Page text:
What is greenwashing? 

Greenwashing is misleading, untrue, or unsupported statements about a product, brand or company’s environmental or climate benefits. For example, claiming to be environmentally-friendly or a climate leader, when their actions and investments continue to threaten the environment and worsen climate change. As a result, companies may enjoy better sales or boost their reputations under the premise of sustainability without incurring the cost or responsibility of implementing sustainable practices.   

Compounding the problem is the fact that environmental advertising is not specifically regulated. This leaves greenwashing to be regulated by competition, consumer protection, and securities regulators and means that misleading greenwashing is rarely prosecuted by regulators who are not specialized in analyzing environmental claims. Buzzwords like ‘ecological’, ‘environmentally-friendly’, ‘natural’, ‘green’, and ‘sustainable’ have no clear definition or widely-recognized required standard to warrant those claims.   

In 2008, the Competition Bureau of Canada published guidelines for environmental claims in advertisements, requiring advertisers to avoid vague or misleading language, to include verifiable and specific information, and to provide relevant context in their claims. Those more robust guidelines were archived in November 2021 and replaced with a short webpage that contains limited guidance.

More recently, the Competition Bureau issued a warning to companies that ‘greenwashing’ their products is illegal in Canada. In 2022, in a rare circumstance of the Competition Bureau punishing greenwashing, Keurig Canada agreed to pay a $3 million fine after the Competition Bureau found that claims about the recyclability of the company’s products were false or misleading. The victory was a result of a 2019 submission to the Competition Bureau by Ecojustice and the University of Victoria Environmental Law Clinic.

Despite this, greenwashing and its deceptive marketing practices remain widespread in various industries across the country.   

How Ecojustice is combatting greenwashing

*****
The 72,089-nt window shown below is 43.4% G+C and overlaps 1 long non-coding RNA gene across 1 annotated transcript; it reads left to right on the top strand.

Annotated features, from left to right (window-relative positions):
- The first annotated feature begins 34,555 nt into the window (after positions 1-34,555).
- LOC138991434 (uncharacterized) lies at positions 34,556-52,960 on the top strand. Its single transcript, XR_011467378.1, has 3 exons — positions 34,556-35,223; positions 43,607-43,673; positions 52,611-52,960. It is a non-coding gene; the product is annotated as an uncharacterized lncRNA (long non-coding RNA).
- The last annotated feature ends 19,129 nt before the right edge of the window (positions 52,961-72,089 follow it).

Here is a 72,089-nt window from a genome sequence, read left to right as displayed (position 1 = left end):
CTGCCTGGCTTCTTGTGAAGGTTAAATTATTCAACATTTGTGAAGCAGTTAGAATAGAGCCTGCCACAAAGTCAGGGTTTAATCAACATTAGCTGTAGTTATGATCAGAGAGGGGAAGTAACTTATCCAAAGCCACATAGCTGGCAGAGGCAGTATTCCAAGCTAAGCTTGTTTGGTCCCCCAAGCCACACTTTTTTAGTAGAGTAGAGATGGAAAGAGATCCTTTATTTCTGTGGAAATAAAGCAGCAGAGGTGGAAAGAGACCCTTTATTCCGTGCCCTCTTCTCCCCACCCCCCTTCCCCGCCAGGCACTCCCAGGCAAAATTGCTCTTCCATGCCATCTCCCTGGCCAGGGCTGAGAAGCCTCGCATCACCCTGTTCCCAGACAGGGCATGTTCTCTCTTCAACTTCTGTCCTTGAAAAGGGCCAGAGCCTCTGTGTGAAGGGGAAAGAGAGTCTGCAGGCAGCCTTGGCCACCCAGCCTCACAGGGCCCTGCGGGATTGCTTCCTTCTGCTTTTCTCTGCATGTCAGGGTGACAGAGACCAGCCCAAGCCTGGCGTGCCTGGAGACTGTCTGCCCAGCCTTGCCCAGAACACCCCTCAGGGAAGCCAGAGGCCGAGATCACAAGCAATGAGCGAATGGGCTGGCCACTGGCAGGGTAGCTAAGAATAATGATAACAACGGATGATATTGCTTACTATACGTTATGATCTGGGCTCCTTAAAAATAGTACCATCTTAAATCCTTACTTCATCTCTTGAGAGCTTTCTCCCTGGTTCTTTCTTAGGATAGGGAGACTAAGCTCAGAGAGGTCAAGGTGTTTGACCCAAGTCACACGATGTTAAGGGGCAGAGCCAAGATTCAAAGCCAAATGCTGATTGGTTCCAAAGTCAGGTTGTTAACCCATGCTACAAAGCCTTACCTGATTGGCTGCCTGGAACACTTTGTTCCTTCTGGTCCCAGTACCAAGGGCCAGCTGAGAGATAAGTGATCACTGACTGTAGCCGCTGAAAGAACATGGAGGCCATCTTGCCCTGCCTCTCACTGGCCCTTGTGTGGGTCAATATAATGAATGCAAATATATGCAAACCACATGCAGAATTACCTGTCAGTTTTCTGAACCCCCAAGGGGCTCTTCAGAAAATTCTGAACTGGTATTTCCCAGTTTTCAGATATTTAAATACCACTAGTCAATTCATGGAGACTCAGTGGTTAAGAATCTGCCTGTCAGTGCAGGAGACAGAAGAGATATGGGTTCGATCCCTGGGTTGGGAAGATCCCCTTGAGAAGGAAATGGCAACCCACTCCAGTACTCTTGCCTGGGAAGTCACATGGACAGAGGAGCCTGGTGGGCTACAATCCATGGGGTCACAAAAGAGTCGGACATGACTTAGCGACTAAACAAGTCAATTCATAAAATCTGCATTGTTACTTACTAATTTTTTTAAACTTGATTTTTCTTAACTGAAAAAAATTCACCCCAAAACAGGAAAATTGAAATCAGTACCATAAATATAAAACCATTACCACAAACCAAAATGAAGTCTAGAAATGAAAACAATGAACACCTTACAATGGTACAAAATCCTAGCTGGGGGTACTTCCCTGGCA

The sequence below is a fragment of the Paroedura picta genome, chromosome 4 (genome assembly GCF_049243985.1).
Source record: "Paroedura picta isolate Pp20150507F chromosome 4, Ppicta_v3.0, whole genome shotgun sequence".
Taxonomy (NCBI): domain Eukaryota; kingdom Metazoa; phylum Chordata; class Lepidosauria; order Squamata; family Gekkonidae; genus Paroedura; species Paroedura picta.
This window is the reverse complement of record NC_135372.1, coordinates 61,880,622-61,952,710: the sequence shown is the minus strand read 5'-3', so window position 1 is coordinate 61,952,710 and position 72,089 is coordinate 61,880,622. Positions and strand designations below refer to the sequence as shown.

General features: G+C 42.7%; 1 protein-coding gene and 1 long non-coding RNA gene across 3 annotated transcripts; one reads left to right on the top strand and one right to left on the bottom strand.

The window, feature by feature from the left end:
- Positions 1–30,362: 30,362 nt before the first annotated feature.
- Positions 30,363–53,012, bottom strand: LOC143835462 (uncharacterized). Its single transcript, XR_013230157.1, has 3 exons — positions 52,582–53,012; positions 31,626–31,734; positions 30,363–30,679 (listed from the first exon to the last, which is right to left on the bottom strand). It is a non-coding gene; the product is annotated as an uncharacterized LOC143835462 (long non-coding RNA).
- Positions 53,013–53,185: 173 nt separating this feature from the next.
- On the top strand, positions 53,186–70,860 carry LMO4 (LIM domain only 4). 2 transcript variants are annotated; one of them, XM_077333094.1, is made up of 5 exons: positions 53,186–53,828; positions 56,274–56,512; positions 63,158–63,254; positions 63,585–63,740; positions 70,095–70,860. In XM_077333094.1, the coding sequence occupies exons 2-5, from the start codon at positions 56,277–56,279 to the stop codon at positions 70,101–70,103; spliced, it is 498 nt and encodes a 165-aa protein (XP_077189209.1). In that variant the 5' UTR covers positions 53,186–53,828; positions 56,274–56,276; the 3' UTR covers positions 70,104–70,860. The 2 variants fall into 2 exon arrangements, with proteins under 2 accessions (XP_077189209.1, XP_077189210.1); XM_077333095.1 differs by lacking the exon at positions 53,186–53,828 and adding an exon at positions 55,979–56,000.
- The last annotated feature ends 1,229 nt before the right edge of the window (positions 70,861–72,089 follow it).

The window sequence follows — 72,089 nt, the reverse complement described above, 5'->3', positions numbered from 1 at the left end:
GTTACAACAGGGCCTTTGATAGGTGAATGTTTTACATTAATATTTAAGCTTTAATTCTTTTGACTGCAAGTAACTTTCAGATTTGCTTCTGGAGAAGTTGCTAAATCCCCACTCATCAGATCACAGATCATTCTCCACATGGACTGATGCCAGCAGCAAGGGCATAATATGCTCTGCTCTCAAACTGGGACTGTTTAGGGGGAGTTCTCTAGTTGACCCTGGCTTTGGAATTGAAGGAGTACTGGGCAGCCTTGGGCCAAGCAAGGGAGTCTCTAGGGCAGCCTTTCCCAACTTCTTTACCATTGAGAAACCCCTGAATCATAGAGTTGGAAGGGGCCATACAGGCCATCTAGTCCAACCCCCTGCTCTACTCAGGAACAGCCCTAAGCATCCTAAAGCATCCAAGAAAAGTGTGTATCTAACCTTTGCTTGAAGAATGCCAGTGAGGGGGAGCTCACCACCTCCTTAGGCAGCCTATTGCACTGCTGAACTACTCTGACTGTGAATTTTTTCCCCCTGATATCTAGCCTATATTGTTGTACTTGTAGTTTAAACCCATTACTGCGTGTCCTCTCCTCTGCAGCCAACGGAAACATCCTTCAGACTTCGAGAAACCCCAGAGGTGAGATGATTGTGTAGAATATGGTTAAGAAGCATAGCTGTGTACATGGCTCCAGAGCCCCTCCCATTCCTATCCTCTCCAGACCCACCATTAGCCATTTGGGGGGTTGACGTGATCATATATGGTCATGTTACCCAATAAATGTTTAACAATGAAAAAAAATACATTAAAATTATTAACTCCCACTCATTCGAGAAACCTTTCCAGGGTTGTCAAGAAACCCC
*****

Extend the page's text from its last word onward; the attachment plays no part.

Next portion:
Greenwashing is everywhere and fighting it can feel like an uphill battle. Strict regulations and enforcement are needed to ensure that companies cannot lie to consumers and damage the environment with impunity.   

In Canada, three key pieces of federal legislation regulate advertising: the Competition Act, the Consumer Packaging and Labelling Act and the Textile Labelling Act. The Competition Bureau of Canada is responsible for administering and enforcing this legislation.  

Under the Competition Act, Canadians can apply for inquiry to the Competition Bureau, calling on the Bureau to investigate a claim of greenwashing.   

Ecojustice is tackling greenwashing using the power of the law. Here are three cases involving greenwashing that Ecojustice has worked on: 

At the federal level, Ecojustice and the Canadian Association of Physicians for the Environment have advocated for amendments to the Competition Act to strengthen prohibitions against greenwashing. Recently, some proposed amendments to the Competition Act clarified that businesses must be able to back up environmental claims with proper tests before making these claims, but further regulation is needed. 

Provinces also have consumer protection legislation and securities legislation that are intended to protect consumers, shareholders and the public from being misled by companies’ statements. Depending on the province, these laws can allow people to bring complaints to regulators or even bring cases to court when a company has made false or misleading claims, including about their environmental practices.  For example, Investors for Paris Compliance filed a complaint with Ontario and Quebec securities regulators alleging misleading disclosure by Canada’s big five banks regarding their sustainable finance activity in January 2024.

What can you do to make smart consumer choices? 

Filing a complaint with the Competition Bureau or your provincial regulators can be useful legal tools where you have evidence of a company making misleading environmental claims but will not serve you much on your next trip to the store. So how can you get to the bottom of these greenwashing marketing traps?  

The first thing to do is ask questions and look deeper into a company’s environmental claims. If you see something on a label, visit the company’s website for more information. If the information there seems broad or vague, there’s a good chance there’s some greenwashing at play. Be mindful of companies playing on the ‘lesser of two evils’ concept — though a company may claim to be ‘greener’ than its competitor, if the product itself is unsustainable, does it really make a difference? This is true for many single-use items.  

If you’re still unsure, don’t be afraid to reach out to companies directly and question their claims. Transparency is important. If a company is not upfront with its practices and products, it might be because there’s no substance to their environmental claims.   

Lastly, try and shop with intention. Do your part by researching the products you plan to purchase before going to the store. And if possible, the best way to ensure you are being sustainable is to buy fewer things and avoid single-use products. Invest in well-made, sustainable products that will last you for years to come.  

The rise of greenwashing, paired with ineffective regulation, diminishes the power of environmentally-conscious consumers to make ethical product decisions. But with a little time and effort, consumers have an incredible amount of power to exert pressure on companies to adopt greener manufacturing processes and business operations. 
Greenwashing is simply unacceptable and when a company misleads consumers you can count on Ecojustice to hold them to account!